Guest Post, Jenny Ferguson: On Facing Rejection

A particular kind of rejection exists, and while all rejection burns at some level there’s a point in a writer’s life when the people they have surrounded themselves with, their community and their friends and their rivals and their lovers, start to rise on stars so fast and brightly sharp, that rejection for this writer who has been left behind, down here on the earth, becomes something new, something beyond.

I’d like to try to characterize that kind of rejection here, so we can better understand it. So we can better learn to live with it.


We wanted to let you know that it made it further in our reading than many submissions do and though we won’t be publishing it at this time, we do hope that you’ll send us work again.

This thing I’ve created, boiled down to it, it, it, a compliment that bee stings. I’m only a little allergic, only want to take a little Benadryl nap.


Oh my gosh this is so strange—I was just writing you a long response to your piece! Well, congratulations! I’m glad it’ll be in print. Can you tell me where? Two of my reviewers who read it were very enthusiastic and I know would like to be able to see it.

In a recent job interview, I was asked about my dream publications and presses. I tried to explain to these lovely people—generous and kind writers and thinkers themselves, people who understand both the academic job market and the world of publishing thoroughly—that in my life as a professional writer I was smacking my forehead repeatedly against a maybe metaphorical, maybe not, ceiling. In the Dean’s conference room, I used my hands and gestured a lot, trying to indicate that my career as a writer is full of possibilities. My gestures were supposed to say something like, Given time, I’ll find new ceilings to smash.

But maybe I’m not hitting this maybe metaphorical, maybe not, ceiling right now at all. If I were, I should be breaking through—simply by force of repetitive strain against metaphor, against a hard surface. Instead, I’m collecting rejection notices, collecting new writerly scars.

But that voice, it’s rejection doubt, slimy like the crap left in my lungs since H3N2 took me down two weeks ago. As creators, we need to learn to hear that voice for what it is, for what it does to our minds and hearts—and our art.

Perhaps, the original metaphor stands. I’m close, tapping at the plaster, forming hairline fractures I know exist only because of the dust I find in my teeth and hair.


I got a chance to read into this today, and while it’s a really strong project (truly, I think you’re such a talented writer!), I’m afraid it’s not a perfect fit for me. That said, I think someone else is going to snap you up with this one. But if that’s not the case, please do keep trying me! I continue to feel very confident that there’s success in your future.

Gritty chalk like substance on my tongue. And it doesn’t matter how much water I drink, how many times I brush my teeth, it binds, invisible.

Form rejections hurt. Because someone pressed a button. Someone clicked decline or nope or not-for-us-at-this-time or haha-they-thought-they-were-good-enough. And that click, it didn’t take much time on the part of the clicker. It happens. And then, for the clicker it’s over.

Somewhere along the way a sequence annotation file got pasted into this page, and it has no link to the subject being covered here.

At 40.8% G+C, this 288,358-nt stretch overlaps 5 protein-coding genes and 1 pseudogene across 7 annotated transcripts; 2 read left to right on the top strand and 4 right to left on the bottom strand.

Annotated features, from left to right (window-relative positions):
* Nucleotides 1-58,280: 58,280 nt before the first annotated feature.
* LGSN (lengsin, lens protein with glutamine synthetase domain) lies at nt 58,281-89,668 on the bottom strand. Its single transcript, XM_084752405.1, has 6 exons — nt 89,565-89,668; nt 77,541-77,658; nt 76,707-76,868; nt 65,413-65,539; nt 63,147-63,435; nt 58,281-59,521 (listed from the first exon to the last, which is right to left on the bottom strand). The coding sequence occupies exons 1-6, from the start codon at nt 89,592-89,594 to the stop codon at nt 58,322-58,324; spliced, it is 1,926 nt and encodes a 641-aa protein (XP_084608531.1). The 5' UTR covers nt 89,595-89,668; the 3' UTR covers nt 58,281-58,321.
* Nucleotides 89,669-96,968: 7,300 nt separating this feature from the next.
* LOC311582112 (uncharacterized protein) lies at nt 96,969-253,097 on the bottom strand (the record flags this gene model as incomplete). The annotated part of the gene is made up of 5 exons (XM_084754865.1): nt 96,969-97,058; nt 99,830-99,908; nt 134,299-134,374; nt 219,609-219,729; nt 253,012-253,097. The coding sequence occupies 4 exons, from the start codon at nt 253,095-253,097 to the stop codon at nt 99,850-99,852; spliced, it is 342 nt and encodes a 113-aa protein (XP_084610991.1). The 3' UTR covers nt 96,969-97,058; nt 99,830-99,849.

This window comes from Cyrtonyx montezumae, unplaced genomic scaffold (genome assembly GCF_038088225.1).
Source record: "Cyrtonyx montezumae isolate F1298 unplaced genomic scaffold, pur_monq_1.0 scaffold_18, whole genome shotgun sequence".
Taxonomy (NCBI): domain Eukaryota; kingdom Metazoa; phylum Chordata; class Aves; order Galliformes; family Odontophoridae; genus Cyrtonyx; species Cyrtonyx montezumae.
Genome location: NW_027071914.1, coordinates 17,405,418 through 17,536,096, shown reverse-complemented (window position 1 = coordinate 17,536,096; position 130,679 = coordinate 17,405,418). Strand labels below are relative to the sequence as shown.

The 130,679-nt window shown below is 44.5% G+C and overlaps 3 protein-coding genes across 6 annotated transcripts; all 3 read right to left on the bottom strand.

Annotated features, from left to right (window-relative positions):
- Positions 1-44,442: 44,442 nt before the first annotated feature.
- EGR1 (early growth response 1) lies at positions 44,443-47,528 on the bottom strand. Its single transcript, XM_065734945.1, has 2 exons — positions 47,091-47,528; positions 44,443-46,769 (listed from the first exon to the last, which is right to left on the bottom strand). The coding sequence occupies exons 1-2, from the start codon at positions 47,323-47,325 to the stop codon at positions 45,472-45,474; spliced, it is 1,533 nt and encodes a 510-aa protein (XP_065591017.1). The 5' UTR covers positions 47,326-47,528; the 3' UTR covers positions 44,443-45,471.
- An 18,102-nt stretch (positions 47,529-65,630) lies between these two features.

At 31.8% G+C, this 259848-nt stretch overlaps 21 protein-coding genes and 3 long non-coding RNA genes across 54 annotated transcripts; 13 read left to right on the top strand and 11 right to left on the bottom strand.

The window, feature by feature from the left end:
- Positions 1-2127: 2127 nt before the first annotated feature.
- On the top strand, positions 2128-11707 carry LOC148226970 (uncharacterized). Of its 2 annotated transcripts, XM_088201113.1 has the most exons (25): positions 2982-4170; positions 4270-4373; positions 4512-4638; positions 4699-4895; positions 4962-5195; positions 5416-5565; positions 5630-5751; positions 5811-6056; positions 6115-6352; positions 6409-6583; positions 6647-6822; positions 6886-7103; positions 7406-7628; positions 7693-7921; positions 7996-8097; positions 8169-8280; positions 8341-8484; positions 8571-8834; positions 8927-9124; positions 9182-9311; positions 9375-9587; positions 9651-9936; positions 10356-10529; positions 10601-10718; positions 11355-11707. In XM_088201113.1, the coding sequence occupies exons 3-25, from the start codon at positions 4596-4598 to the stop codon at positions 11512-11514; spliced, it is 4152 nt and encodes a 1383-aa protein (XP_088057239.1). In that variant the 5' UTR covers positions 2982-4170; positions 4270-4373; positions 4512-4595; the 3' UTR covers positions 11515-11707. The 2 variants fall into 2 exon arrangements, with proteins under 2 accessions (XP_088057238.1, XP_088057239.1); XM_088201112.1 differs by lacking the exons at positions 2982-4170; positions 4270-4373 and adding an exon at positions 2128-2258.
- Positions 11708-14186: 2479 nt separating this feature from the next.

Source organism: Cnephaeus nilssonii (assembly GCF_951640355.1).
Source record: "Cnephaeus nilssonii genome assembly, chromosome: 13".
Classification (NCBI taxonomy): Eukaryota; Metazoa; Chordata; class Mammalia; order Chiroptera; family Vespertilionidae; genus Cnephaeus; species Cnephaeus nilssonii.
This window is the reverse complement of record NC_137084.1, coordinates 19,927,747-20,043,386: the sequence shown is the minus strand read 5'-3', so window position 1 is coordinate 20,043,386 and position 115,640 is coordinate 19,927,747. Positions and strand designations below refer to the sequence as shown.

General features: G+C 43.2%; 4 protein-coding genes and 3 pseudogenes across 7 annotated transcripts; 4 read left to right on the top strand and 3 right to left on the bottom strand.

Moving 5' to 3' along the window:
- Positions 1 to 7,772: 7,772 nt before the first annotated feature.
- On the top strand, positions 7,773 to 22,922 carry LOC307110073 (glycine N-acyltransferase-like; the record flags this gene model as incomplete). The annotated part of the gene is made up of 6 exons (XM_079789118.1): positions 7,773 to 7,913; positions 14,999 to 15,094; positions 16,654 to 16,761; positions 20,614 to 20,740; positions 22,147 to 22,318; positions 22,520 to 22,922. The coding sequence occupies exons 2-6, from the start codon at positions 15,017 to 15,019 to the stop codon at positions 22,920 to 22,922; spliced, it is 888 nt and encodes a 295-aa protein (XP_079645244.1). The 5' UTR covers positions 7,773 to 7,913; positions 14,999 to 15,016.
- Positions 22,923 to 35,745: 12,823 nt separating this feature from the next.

For the writer, it’s a new email notification after an already too hard day. Or it’s three rejections in a row. Or it’s a week of rejections. Or it’s the flu and one really painful slap to your writer’s heart.

But I’ve digressed…


This other kind of rejection is personal. It’s personalized. It’s a balm meant for that soon-to-be-wound. Words we’re supposed to cherish, to pin up on our walls or Pinterest boards, to ease the pain of this hurt—and the ones to come.

But maybe we’ve never talked about how that balm is salt, how salt grates against raw skin, how the burn travels on neurons, lingers, stays, imprints on a part of us that’s critical to the art we practice, how salt kills grass.

Maybe we’ve never talked about how kindness can be unkind.

As practicing writers we will always be rejected. It will never stop. Editors and readers and agents and bookstore clerks who don’t believe you’re the person who wrote the book you’re asking if you can autograph. Even TwitterBots will reject us. That’s a simple fact of what we face as writers.

As humans we will always be rejected. Learning how to process it is part of learning how to live. The moment we think we’ve found the last ceiling, the moment we stop learning, stop hurting, stop bouncing back, stop trying to get rejected, the moment these things happen I believe we’re no longer alive.

Rejection is the litmus test. Around my writer’s desk, metaphorically of course, you’ll find little strips of used filter paper stained by water-soluble dye made from lichens. Around your space, I hope you find this too and recognize the beat of your heart, the oxygen that animates what you are in this life.

Guest Post, McKenzie Zalopany: Writing on Disability

When taking your first Fiction Form and Technique class, you can pretty much count on three things: half a dozen stories involving an “epic” party in high school, one to two overly-opinionated, Hemingway-worshiping students who totally know more than the professor, and one noir story where the murderer was the drunk detective the whole time. My first short story ever submitted was a Greek Myth Sirens spin-off that ended in suicide—not great.